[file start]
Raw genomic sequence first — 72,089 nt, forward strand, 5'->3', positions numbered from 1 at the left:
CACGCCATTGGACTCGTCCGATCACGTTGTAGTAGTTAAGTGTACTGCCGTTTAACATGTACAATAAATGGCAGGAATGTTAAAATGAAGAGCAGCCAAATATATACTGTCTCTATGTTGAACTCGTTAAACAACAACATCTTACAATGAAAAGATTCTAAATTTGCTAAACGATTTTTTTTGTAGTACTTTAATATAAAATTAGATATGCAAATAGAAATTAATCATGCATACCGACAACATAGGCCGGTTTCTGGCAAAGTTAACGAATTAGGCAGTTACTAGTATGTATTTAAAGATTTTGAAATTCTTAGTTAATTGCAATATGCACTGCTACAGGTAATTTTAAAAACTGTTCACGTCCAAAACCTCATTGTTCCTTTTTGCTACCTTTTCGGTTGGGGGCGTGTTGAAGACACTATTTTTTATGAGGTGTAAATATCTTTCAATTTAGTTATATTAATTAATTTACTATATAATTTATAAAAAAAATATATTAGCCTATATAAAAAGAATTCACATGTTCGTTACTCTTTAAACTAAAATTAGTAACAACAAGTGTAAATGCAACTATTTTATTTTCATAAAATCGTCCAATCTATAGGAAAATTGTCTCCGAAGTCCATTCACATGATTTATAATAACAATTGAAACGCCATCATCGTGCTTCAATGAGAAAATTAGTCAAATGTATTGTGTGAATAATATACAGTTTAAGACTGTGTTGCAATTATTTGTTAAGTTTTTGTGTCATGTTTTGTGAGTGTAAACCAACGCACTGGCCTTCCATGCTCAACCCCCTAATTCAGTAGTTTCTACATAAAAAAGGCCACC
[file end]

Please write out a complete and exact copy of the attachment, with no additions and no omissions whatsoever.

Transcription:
Raw genomic sequence first — 72,089 nt, forward strand, 5'->3', positions numbered from 1 at the left:
CACGCCATTGGACTCGTCCGATCACGTTGTAGTAGTTAAGTGTACTGCCGTTTAACATGTACAATAAATGGCAGGAATGTTAAAATGAAGAGCAGCCAAATATATACTGTCTCTATGTTGAACTCGTTAAACAACAACATCTTACAATGAAAAGATTCTAAATTTGCTAAACGATTTTTTTTGTAGTACTTTAATATAAAATTAGATATGCAAATAGAAATTAATCATGCATACCGACAACATAGGCCGGTTTCTGGCAAAGTTAACGAATTAGGCAGTTACTAGTATGTATTTAAAGATTTTGAAATTCTTAGTTAATTGCAATATGCACTGCTACAGGTAATTTTAAAAACTGTTCACGTCCAAAACCTCATTGTTCCTTTTTGCTACCTTTTCGGTTGGGGGCGTGTTGAAGACACTATTTTTTATGAGGTGTAAATATCTTTCAATTTAGTTATATTAATTAATTTACTATATAATTTATAAAAAAAATATATTAGCCTATATAAAAAGAATTCACATGTTCGTTACTCTTTAAACTAAAATTAGTAACAACAAGTGTAAATGCAACTATTTTATTTTCATAAAATCGTCCAATCTATAGGAAAATTGTCTCCGAAGTCCATTCACATGATTTATAATAACAATTGAAACGCCATCATCGTGCTTCAATGAGAAAATTAGTCAAATGTATTGTGTGAATAATATACAGTTTAAGACTGTGTTGCAATTATTTGTTAAGTTTTTGTGTCATGTTTTGTGAGTGTAAACCAACGCACTGGCCTTCCATGCTCAACCCCCTAATTCAGTAGTTTCTACATAAAAAAGGCCACC